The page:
At Bayview House Tommy Barker finds a harbour hillside property that brightly lives up to promise of the site’s prospect — exceptional.
GIVE an architect well-known for really high quality homes over a 20-year career to-date (and who also is clearly a perfectionist) a site with a stunning southerly harbour setting and the chances are the outcome will be special.
So, no surprises at Bayview House — it is as good as you could possibly hope for.
And, now, the finished to the n-th degree family home of architect Patrick O’Hanlon (the second he and his wife Elizabeth have done together) is up for sale via agent Catherine McAuliffe of Savills, who guides the outstanding one-off at a market-savvy €920,000, as the owners decide to see what they and their family of five will tackle and build for a third time around.
By the time the couple found this exceptional water-fronting site at French’s Walk, near Cuskinny on Great Island in Cork harbour, the cogs were already whirring as to how best to maximise it. This hillside has been home to some of Cork’s best period homes; now, the muted modern classic Bayview House joins a pretty exclusive set on this grand-stand harbour row.
O’Hanlon is one of the principal architects in Hogan Associates in Cork, who’ve done the likes of Lindville, the Paddocks, Mount Oval, Elden, Court Cairn, and Hayfield, totalling many thousands of individual and development homes, highly rated in their own rights. The bar was high when it came to building his own growing family, and his years of sympathetic domestic design experience show clearly here.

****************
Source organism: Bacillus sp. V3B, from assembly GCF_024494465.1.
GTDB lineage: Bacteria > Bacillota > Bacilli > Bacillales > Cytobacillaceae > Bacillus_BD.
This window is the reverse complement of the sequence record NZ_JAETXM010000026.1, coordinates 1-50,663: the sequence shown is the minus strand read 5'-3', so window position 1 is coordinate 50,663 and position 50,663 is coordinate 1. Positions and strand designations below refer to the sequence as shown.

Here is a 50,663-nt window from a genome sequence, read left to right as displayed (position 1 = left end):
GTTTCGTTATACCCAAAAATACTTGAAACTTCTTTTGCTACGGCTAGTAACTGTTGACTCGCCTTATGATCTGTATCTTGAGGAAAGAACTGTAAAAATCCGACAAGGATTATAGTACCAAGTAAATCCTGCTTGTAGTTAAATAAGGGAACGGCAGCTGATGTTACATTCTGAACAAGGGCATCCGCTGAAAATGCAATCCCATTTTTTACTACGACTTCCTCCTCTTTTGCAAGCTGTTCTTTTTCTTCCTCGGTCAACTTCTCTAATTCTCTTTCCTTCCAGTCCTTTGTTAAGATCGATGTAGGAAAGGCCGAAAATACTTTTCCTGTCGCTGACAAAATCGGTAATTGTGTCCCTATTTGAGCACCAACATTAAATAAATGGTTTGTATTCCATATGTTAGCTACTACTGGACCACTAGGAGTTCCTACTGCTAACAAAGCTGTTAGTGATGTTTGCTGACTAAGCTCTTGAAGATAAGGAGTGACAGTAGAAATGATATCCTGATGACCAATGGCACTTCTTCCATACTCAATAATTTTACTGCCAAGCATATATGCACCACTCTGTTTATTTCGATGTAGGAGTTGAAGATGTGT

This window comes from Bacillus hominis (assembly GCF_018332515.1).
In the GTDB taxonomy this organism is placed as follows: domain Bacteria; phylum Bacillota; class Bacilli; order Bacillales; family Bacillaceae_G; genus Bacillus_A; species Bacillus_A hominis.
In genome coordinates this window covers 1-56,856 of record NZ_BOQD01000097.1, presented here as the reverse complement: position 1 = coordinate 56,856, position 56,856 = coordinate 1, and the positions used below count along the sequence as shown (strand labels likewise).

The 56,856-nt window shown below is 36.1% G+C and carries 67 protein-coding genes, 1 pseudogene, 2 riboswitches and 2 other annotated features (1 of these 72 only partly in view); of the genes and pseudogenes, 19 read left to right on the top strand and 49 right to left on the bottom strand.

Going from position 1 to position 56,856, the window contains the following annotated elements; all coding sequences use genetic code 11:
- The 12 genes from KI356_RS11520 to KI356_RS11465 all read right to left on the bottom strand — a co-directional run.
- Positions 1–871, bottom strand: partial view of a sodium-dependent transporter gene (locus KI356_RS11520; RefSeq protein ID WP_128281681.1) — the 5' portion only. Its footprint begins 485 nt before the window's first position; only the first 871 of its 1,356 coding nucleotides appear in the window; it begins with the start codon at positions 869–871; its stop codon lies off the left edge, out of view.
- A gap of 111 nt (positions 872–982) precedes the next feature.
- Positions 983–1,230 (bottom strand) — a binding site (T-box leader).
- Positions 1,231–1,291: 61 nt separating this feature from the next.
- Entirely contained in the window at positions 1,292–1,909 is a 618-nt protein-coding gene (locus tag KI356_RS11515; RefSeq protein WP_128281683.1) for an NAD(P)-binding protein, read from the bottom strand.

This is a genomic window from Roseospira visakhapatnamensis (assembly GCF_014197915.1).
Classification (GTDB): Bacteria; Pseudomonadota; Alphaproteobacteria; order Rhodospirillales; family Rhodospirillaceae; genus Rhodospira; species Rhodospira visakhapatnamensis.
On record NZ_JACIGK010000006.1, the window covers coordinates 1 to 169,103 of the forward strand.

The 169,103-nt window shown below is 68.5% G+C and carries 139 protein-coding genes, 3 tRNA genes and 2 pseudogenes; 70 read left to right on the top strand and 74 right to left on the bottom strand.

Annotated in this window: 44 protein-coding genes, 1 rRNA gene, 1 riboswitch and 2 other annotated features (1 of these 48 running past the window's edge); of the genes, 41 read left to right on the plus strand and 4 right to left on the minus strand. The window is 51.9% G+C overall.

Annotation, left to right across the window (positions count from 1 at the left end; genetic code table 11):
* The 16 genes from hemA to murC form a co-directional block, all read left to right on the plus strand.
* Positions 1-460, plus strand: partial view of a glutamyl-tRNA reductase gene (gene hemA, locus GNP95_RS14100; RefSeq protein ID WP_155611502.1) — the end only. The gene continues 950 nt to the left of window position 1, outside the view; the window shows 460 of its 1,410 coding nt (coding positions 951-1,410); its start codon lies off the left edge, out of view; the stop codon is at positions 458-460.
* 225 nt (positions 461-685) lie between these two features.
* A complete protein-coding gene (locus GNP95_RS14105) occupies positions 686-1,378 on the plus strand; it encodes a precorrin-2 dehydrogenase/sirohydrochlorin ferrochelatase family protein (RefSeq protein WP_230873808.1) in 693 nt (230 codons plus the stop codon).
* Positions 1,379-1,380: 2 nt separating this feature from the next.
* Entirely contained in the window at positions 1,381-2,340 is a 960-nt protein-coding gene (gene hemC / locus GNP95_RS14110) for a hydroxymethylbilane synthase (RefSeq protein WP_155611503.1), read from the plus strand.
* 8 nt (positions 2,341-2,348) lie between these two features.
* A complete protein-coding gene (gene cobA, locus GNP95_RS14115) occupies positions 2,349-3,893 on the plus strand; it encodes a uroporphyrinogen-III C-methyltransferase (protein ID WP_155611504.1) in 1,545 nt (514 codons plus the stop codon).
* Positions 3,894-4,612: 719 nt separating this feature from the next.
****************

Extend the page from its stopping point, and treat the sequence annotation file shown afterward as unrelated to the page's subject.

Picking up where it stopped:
While he threw abundant design ability at Bayview House, it is a home that doesn’t visibly carry all of the bells and whistles of the architectural era in which it was designed and built. The look is relatively timeless, with some modern twists and tweaks and a decided marine flair. Yet, there’s nothing that isn’t there for a reason, or that won’t stand the test of time. As a bonus, the sympathetic landscaping, blending with sentinel century old beech trees down its approach avenue is already fully bedded down, and is as pristine as the house itself: the owner is also clearly a gardener.
This five/six bedroomed 3,150 sq ft family home is on a mature greened-in, cliff-like 0.8 acre site starting about 80’ above sea level. One third of the site is steeply sloping, slaloming down to a just-accessible shingle beach just east of Cobh town.
Bayview House was built in the mid 2000s, in the former wooded grounds of a period neighbour, and is one of two built around the same time in this exceptionally private site, to two complementary O’Hanlon/Hogan Associates designs. In fact, while the site is private in almost all aspects, it does stand exposed on one side: shipping coming in and out of Cork harbour performs a sharp turn right in front of Bayview House to navigate its way around the Spit Bank in the middle of Cork harbour.